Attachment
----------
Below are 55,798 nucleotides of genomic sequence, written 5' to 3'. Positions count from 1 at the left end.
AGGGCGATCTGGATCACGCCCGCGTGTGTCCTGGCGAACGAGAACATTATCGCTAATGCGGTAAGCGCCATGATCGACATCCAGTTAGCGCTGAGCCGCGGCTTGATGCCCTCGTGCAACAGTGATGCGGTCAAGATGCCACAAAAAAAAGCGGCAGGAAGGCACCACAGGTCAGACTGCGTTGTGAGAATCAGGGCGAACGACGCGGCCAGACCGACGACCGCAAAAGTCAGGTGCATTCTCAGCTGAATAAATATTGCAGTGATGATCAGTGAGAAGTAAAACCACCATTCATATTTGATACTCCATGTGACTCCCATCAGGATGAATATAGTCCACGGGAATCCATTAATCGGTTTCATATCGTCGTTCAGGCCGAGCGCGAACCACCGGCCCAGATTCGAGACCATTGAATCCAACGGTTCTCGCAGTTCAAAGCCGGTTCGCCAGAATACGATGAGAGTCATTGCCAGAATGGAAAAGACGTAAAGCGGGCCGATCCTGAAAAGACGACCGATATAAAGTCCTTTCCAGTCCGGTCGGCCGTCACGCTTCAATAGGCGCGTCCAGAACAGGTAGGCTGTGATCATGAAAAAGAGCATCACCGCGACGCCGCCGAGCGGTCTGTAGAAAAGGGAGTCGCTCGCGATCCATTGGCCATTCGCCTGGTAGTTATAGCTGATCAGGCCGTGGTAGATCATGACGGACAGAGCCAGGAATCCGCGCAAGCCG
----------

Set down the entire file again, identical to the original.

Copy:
Below are 55,798 nucleotides of genomic sequence, written 5' to 3'. Positions count from 1 at the left end.
AGGGCGATCTGGATCACGCCCGCGTGTGTCCTGGCGAACGAGAACATTATCGCTAATGCGGTAAGCGCCATGATCGACATCCAGTTAGCGCTGAGCCGCGGCTTGATGCCCTCGTGCAACAGTGATGCGGTCAAGATGCCACAAAAAAAAGCGGCAGGAAGGCACCACAGGTCAGACTGCGTTGTGAGAATCAGGGCGAACGACGCGGCCAGACCGACGACCGCAAAAGTCAGGTGCATTCTCAGCTGAATAAATATTGCAGTGATGATCAGTGAGAAGTAAAACCACCATTCATATTTGATACTCCATGTGACTCCCATCAGGATGAATATAGTCCACGGGAATCCATTAATCGGTTTCATATCGTCGTTCAGGCCGAGCGCGAACCACCGGCCCAGATTCGAGACCATTGAATCCAACGGTTCTCGCAGTTCAAAGCCGGTTCGCCAGAATACGATGAGAGTCATTGCCAGAATGGAAAAGACGTAAAGCGGGCCGATCCTGAAAAGACGACCGATATAAAGTCCTTTCCAGTCCGGTCGGCCGTCACGCTTCAATAGGCGCGTCCAGAACAGGTAGGCTGTGATCATGAAAAAGAGCATCACCGCGACGCCGCCGAGCGGTCTGTAGAAAAGGGAGTCGCTCGCGATCCATTGGCCATTCGCCTGGTAGTTATAGCTGATCAGGCCGTGGTAGATCATGACGGACAGAGCCAGGAATCCGCGCAAGCCG